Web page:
Second Hand Shopping: Good for the Environment and your pockets

Well, the recession may have officially ended; but as far as a lot of us in this jobless recovery are concerned, things seem to only get tighter by the year. They are even predicting a second recession next year. We’re like our great-grandparents were in the depression –trying to make everything will go as far as possible. No one wants to spend money on buying anything new for no reason now, which is great for the environment, by the way.

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On average, every person in America today spends about $50 to get through the day –for everything together. How do you get by on so little, you ask? You get by, by fixing things when they go bad instead of throwing them out, by cutting down on anything but the essentials, and when you need to buy something, by going to look at secondhand shopping places first.

You keep reading about how the retail sector is suffering because of the recession and how people refuse to buy unnecessary stuff. Well, there is one kind of retail that’s actually growing pretty well –secondhand shopping. Secondhand shopping businesses like Goodwill Industries International have been growing at twice the rate regular retail businesses have. Value Village, Salvation Army –it’s boom time for all of them.

But ask the experts, and they believe that while this newfound enthusiasm for secondhand shopping does owe something to the recession, it isn’t all about the recession. Even before the recession began, Americans did show a distinct tendency to favor us secondhand stuff and thrifty spending. Let’s see how the world of the Internet is helping America switch its preference from “all-new all the time” to “secondhand as often as possible”.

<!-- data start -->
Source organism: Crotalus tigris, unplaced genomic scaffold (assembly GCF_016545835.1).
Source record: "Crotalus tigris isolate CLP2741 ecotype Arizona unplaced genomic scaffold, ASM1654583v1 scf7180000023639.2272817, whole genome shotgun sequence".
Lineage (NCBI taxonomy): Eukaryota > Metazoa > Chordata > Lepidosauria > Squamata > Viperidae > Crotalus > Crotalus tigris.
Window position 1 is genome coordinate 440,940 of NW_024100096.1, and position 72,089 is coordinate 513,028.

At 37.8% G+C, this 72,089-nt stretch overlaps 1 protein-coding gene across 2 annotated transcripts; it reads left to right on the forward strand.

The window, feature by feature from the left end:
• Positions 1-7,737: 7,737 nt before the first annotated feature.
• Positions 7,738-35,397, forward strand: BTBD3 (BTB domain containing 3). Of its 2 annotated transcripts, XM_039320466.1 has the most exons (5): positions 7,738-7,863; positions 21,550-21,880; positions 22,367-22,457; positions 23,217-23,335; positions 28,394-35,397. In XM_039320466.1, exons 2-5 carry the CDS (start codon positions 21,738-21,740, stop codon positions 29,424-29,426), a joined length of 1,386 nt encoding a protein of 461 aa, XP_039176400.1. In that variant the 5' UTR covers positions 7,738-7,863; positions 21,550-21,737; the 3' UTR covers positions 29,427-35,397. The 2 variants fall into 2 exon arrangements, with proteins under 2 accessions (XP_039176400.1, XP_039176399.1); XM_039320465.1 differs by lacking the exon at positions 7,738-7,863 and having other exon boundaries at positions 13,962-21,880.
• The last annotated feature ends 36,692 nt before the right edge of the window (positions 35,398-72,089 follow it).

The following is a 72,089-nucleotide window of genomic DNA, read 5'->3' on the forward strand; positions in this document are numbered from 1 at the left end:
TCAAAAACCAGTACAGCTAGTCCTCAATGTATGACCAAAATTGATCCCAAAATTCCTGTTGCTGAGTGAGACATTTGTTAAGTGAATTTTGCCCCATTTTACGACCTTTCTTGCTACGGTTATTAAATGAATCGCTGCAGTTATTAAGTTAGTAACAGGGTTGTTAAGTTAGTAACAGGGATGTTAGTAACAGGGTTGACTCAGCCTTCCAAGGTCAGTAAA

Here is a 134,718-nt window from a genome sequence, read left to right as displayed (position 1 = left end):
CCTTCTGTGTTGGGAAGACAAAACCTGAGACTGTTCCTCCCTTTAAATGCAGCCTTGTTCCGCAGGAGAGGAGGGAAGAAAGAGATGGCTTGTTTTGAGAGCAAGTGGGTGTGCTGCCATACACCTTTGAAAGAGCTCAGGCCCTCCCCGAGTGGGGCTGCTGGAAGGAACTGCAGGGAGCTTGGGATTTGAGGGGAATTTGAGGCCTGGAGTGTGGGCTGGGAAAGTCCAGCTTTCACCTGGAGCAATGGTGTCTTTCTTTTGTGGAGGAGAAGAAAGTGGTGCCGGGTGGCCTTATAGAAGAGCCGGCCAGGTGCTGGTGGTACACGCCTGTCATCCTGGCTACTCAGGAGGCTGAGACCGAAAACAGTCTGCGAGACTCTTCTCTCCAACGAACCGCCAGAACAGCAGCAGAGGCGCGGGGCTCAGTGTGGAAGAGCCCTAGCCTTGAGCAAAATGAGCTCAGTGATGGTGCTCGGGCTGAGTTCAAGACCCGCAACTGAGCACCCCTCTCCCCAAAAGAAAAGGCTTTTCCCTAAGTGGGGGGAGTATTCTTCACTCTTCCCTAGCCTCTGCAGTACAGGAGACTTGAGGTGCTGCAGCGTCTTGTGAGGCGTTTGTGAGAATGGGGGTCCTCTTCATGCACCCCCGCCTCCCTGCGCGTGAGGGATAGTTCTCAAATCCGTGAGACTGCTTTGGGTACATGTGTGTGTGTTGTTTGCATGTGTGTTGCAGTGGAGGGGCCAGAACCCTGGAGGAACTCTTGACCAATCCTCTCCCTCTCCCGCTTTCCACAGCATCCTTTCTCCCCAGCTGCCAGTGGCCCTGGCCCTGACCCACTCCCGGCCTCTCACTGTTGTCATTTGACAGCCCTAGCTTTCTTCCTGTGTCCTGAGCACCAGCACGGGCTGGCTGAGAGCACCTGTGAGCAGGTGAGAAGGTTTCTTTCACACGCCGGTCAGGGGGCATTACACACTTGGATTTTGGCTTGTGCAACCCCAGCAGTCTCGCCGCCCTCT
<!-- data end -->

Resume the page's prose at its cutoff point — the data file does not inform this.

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Consider the website NeighborGoods (you know, like neighborhoods, except with a “g”!). Can you guess what they do? This is where people in every neighborhood register what they have on the website, that they would like to rent or rent out, and wait for people to call.

It’s actually a wonderful idea –if you want to borrow something, usually, you’ll find someone in your neighborhood a couple of minutes’ walk away, who has it. What you need? An extra suitcase for a trip? A power tool for a little job? A CD of a Dolly Parton song you’ve been looking for? An extension cord? A tent in the backyard for the kids to play all day? You’d be surprised how many people want to help other people out lending or selling all this stuff.

One of the best such secondhand shopping websites is ThredUp. Everyone has clothes in the family that their children have outgrown because, you know, because children tend to grow really quickly. What do you do with those clothes? You give them to the next family that has children of that age, of course. It’s a brilliant idea. And families have saved $1 million on clothing bills since the website started.


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